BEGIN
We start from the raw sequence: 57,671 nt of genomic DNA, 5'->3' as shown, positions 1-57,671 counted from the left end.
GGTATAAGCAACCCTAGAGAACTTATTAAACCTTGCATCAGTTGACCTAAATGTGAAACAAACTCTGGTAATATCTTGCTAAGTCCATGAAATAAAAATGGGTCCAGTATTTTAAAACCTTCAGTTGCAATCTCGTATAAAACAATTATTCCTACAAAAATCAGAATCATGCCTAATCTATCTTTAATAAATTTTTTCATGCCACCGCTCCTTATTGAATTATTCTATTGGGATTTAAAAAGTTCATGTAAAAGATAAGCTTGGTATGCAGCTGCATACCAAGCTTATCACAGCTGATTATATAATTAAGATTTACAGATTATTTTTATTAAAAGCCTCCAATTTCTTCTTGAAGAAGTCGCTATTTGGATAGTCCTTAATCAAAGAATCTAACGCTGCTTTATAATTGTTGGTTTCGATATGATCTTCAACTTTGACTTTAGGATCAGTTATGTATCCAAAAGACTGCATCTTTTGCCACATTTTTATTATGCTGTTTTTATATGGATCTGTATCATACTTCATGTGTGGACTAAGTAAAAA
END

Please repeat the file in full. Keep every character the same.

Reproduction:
We start from the raw sequence: 57,671 nt of genomic DNA, 5'->3' as shown, positions 1-57,671 counted from the left end.
GGTATAAGCAACCCTAGAGAACTTATTAAACCTTGCATCAGTTGACCTAAATGTGAAACAAACTCTGGTAATATCTTGCTAAGTCCATGAAATAAAAATGGGTCCAGTATTTTAAAACCTTCAGTTGCAATCTCGTATAAAACAATTATTCCTACAAAAATCAGAATCATGCCTAATCTATCTTTAATAAATTTTTTCATGCCACCGCTCCTTATTGAATTATTCTATTGGGATTTAAAAAGTTCATGTAAAAGATAAGCTTGGTATGCAGCTGCATACCAAGCTTATCACAGCTGATTATATAATTAAGATTTACAGATTATTTTTATTAAAAGCCTCCAATTTCTTCTTGAAGAAGTCGCTATTTGGATAGTCCTTAATCAAAGAATCTAACGCTGCTTTATAATTGTTGGTTTCGATATGATCTTCAACTTTGACTTTAGGATCAGTTATGTATCCAAAAGACTGCATCTTTTGCCACATTTTTATTATGCTGTTTTTATATGGATCTGTATCATACTTCATGTGTGGACTAAGTAAAAA